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Jaguar XJS

Jaguar XJS Published: 30th Jan 2019 - 0 Comments - Be the first, contribute now!

Jaguar XJS
Jaguar XJS
Jaguar XJS
Jaguar XJS
Jaguar XJS
Jaguar XJS
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Attention of our XJ-S and Land Rover Discovery gives us a warm glow

It was the threat of the return of the Beast from the East as early as November – so predicted the Sky News weather girls – that had me booking the XJ-S in for a quick winter service. Good thing too as the anti-freeze was as weak as Gnat’s pee and I was also keen to try some better engine oil. Where to have your classic maintained is always a dilemma; should you always entrust a specialist or can a good small old school garage provide a worthy alternative? Although the XJ-S is quite prestigious, it’s been around long enough to become familiar to many garage mechanics; after all it’s based upon the now 50 years old XJ6 (the XJ12 came out in 1972).

Perhaps if H257 JKV’s service history was more complete then I’d be more particular who dishes out the TLC but I’ve always had good service from my local MoT testing station and garage (Five Bells Garage of Fobbing, Essex) for many years and besides John used to own an XJ-S.

The rusty coolant contained pink OAT anti-freeze which was unnecessary for this age of car and so was replaced by cheaper conventional Glycol. Incidentally, if you have an anti-freeze tester (which are strangely scarce in the shops at the time of writing) bear in mind that there’s a different type for testing OAT anti-freeze; use an older tool and you risk inaccurate readings. The V12 takes a fair amount but using too strong a dose (say over 75 per cent) can be counter productive as pure anti-freeze solidifies at around minus six degrees, it is claimed.

The engine oil I carefully selected as I wanted to specifically perk up the oil pressure which can be inherently on the low side after a fair few miles according to Jag experts, such as KWE, and ours could change like the weather. At the recent International Jaguar Spares Day at Stoneleigh Park I got chatting to www. who advised the new classic oil from Fuzz Townsend called Heritage 20W/50. Two 5-litre packs and a new oil filter later (bought from David Manners also at the show) and I’m surprised at the quite marked all round improvement although I intend to replace the pressure switch and sensor just to make sure – as the V12 engine runs as sweet as a nut I’m sure all is well (fingers crossed!).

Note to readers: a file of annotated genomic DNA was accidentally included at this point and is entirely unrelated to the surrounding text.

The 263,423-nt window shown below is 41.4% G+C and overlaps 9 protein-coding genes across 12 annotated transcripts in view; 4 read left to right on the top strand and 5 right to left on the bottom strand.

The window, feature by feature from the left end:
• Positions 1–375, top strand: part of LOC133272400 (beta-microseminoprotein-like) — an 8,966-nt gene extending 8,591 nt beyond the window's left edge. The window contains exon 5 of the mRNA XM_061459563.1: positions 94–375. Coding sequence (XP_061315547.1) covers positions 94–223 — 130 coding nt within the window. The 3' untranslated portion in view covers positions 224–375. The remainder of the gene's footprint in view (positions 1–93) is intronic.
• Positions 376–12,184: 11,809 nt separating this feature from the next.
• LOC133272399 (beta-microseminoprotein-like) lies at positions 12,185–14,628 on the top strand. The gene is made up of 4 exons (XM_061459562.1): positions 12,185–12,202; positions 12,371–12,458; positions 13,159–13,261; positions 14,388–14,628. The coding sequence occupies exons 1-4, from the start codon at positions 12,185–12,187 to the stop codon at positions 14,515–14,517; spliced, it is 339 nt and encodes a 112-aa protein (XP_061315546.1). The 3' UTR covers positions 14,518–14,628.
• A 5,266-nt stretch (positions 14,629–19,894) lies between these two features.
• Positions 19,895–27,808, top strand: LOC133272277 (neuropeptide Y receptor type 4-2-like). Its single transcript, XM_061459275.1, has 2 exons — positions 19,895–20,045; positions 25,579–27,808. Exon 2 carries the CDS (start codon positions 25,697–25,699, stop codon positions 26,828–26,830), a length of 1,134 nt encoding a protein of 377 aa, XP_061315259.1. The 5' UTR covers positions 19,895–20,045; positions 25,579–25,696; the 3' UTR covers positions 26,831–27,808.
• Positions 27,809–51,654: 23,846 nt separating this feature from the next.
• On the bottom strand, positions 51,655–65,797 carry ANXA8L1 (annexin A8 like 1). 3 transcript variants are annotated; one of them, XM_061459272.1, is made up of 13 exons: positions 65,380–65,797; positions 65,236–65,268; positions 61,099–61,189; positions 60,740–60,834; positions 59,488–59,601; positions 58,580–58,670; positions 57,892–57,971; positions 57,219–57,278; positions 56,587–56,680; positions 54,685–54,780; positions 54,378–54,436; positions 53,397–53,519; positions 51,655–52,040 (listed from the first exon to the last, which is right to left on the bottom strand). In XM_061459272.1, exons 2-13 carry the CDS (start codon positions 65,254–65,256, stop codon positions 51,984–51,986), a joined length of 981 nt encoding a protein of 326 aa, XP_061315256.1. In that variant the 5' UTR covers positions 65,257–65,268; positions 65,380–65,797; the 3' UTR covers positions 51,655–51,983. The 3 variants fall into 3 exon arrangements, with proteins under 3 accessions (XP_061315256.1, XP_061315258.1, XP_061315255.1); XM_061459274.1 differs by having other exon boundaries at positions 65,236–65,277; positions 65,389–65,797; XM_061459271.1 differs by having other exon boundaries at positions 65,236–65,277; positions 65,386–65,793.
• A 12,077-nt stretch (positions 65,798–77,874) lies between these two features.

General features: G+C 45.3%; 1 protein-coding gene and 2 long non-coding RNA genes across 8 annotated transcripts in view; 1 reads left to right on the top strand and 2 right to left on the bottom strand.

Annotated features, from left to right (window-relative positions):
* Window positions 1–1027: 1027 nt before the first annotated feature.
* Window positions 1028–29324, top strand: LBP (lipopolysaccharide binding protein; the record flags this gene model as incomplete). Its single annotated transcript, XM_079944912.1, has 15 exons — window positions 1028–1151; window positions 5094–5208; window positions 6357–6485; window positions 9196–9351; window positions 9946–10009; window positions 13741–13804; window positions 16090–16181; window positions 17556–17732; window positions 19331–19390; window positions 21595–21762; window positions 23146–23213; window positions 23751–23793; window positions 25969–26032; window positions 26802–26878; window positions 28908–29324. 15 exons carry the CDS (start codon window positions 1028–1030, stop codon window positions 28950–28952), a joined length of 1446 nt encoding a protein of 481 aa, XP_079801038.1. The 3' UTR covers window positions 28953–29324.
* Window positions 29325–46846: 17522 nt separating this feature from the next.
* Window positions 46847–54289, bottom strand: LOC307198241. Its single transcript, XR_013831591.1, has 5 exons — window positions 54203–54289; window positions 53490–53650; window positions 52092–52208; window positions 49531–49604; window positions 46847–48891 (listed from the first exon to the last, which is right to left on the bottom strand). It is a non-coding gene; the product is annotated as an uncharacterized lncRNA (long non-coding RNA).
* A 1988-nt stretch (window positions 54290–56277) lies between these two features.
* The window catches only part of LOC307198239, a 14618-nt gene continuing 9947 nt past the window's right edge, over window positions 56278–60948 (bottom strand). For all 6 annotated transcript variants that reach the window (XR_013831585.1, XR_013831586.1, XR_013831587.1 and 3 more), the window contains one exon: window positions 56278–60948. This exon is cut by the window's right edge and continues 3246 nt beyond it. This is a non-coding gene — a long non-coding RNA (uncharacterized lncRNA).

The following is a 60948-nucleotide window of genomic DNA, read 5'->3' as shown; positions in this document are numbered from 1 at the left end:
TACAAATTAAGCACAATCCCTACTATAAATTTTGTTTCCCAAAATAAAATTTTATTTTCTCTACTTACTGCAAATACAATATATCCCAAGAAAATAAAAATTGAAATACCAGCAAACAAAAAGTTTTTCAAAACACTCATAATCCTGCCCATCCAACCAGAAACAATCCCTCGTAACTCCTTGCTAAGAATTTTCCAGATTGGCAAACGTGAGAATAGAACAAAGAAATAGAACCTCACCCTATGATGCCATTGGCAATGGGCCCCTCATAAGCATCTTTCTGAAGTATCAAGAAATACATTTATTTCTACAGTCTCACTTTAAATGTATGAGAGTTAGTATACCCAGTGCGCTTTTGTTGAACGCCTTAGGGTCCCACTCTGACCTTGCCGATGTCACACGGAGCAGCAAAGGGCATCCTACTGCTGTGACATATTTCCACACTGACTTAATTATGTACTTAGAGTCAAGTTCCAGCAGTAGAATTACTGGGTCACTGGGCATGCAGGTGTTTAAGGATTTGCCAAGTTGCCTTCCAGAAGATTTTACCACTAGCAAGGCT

Apart from adjusting slack front wheel bearings (a known XJ-S fault) all seemed ok and John remarked that underneath it appeared sound and tidy although the car’s lights decided to go completely on the blink when it was on the ramps. The fault was traced to a dicky underbonnet relay displaying corroded connectors which were cleaned up and the relay cable-tied to keep it secure until a better fix can be devised – although I fear it may become one of those ‘permanent temporary’ repairs… but what a stroke of good luck!

Other than this, the H257 JKV has provided pleasing classic transport and gets admiring comments when it’s parked up or taken to some local end of season shows. On one trip to the local supermarket I had to squeeze between a pair modern of ‘compact’ SUVs and was surprised just how small ‘big’ cars like the XJ-S have now become…

It’s been ages since we last reported on our Land Rover Discovery II and poignant considering we’re championing this modern classic elsewhere in this issue. There’s good reason to because apart from complimentary comments when it’s been taken to shows, I recently discovered how well regarded they remain when refuelling it. There I was at the counter flashing the plastic when a bloke walks in saying “Who’s that Discovery out there”? Thinking that it either was leaking something or someone has clouted it, I turned around and replied the affirmative, only to be offered instant hard cash to buy it (it’s not for the first time either); apparently he has a Discovery III and it’s been nothing but trouble. Come to think of it, I do recall when travelling down to the aforementioned Jaguar Spares Day I spied two such later models on low loaders…

Not that our earlier mount had been entirely reliable; the PAS steering box developed a serious leak and needed to be replaced late summer and engine oil is now weeping along the wiring rail that leads to the engine’s ECU – a common TD5 fault so I’m told and requires attending to otherwise misfires result. Some slight chassis rusting, picked up at the MoT in September, was swiftly eradicated before it spread and now our jet black Discovery is as good as gold – as a highly practical and usable workaday classic that many people want.

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